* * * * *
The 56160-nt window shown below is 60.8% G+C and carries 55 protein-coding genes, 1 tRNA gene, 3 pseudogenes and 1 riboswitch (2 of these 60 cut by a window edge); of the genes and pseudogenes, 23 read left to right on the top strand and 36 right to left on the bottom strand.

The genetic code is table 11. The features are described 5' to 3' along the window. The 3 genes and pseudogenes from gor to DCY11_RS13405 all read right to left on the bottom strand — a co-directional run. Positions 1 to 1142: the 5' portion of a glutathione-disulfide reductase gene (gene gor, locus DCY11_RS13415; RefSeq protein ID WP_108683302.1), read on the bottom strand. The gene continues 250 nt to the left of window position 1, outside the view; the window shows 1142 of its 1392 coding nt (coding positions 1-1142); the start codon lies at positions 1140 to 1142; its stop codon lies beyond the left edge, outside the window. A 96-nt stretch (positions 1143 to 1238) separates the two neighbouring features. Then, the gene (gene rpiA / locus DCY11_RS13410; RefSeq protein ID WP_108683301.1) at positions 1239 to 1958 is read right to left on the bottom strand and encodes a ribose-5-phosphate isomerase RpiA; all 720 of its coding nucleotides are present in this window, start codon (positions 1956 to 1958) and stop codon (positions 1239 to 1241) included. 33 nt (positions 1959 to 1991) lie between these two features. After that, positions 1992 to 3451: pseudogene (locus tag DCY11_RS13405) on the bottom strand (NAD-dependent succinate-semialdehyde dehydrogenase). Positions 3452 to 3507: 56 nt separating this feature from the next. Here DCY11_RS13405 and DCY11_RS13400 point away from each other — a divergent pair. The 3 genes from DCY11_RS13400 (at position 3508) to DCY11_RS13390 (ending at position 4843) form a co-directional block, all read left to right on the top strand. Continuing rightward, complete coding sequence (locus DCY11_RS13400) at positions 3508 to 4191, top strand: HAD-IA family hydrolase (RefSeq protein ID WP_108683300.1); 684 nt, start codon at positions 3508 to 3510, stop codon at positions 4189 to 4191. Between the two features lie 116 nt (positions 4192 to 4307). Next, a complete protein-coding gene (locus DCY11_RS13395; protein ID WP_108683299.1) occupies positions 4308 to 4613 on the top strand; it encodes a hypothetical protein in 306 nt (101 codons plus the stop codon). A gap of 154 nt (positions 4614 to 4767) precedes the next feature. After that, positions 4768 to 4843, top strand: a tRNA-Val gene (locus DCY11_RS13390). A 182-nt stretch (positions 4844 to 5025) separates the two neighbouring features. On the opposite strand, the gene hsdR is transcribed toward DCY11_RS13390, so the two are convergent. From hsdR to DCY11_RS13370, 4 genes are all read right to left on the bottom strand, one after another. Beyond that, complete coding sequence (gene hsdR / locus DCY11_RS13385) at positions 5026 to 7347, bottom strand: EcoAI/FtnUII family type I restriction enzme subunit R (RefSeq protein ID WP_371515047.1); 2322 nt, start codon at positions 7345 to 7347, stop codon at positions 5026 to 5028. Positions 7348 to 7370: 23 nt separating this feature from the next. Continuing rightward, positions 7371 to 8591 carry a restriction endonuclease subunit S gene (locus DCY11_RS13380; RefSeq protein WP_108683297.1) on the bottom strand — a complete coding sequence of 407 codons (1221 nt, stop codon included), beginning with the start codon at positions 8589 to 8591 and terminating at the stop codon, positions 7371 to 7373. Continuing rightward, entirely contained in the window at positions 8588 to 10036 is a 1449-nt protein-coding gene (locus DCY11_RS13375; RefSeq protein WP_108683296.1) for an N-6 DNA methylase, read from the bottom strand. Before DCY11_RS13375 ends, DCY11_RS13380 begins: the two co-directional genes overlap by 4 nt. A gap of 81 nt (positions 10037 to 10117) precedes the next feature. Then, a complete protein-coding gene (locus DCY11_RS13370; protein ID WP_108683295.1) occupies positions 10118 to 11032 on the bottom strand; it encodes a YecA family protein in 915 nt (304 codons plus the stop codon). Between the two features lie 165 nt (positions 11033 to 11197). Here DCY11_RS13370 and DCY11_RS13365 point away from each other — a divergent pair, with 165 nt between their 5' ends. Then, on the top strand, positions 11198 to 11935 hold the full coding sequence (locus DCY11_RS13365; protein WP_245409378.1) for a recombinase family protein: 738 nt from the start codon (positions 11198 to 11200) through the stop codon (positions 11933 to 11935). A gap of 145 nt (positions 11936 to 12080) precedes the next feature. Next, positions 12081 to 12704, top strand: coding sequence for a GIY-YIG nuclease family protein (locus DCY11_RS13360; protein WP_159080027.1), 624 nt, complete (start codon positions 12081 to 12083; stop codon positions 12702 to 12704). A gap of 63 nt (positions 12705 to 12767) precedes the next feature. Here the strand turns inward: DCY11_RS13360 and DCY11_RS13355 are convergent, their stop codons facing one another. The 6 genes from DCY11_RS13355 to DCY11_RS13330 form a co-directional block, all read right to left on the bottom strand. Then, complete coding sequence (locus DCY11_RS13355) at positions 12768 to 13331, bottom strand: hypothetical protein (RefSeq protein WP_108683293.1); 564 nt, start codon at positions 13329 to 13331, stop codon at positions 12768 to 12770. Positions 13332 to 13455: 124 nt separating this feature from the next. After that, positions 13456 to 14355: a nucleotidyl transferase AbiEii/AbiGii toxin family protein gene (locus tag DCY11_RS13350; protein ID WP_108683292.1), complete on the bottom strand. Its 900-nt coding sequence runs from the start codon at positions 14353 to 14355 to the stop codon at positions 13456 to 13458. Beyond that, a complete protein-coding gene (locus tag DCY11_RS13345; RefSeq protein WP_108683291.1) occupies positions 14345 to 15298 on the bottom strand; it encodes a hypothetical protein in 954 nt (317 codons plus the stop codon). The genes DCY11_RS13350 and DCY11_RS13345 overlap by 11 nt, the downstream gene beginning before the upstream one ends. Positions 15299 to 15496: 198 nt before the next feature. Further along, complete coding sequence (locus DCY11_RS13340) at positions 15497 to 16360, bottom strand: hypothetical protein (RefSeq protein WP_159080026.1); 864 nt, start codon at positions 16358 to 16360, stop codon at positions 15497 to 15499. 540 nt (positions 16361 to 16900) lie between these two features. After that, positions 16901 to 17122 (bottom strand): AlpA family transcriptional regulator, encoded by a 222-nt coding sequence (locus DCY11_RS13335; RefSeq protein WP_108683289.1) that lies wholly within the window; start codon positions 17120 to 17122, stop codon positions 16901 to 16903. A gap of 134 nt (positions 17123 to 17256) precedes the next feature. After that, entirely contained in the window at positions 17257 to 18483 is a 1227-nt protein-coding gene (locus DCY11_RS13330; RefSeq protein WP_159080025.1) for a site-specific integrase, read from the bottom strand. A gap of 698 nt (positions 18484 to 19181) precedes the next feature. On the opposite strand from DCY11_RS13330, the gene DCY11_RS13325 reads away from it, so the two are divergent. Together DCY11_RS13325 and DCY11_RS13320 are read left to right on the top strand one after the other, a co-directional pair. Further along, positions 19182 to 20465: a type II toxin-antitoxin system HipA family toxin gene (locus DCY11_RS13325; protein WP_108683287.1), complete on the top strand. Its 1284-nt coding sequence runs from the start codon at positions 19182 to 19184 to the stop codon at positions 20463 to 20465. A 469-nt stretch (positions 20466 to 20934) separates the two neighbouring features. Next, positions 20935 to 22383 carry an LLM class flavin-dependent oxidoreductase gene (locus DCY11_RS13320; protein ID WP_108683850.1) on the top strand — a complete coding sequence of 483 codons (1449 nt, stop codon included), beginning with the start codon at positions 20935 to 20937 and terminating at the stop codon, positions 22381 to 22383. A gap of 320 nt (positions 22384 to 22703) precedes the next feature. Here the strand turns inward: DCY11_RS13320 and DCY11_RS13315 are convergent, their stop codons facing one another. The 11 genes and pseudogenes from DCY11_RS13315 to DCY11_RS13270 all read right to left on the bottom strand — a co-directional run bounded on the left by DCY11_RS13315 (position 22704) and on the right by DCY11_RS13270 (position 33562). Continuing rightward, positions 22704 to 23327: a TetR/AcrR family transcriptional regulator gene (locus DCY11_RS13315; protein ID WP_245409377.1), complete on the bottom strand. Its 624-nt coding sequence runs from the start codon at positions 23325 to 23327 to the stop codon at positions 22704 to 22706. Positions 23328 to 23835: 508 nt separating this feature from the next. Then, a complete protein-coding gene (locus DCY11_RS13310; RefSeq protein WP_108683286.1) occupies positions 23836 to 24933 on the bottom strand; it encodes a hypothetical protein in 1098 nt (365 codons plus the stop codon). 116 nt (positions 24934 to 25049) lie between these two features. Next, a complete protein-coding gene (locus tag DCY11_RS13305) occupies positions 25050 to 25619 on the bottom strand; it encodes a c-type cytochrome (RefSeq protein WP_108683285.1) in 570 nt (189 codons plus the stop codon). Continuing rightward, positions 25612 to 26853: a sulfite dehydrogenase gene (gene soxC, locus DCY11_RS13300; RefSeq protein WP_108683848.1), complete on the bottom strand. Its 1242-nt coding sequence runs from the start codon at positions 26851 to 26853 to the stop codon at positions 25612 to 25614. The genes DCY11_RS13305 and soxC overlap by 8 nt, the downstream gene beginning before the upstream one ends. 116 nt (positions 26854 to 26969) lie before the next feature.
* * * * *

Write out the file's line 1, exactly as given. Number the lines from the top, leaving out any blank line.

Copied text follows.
The 56160-nt window shown below is 60.8% G+C and carries 55 protein-coding genes, 1 tRNA gene, 3 pseudogenes and 1 riboswitch (2 of these 60 cut by a window edge); of the genes and pseudogenes, 23 read left to right on the top strand and 36 right to left on the bottom strand.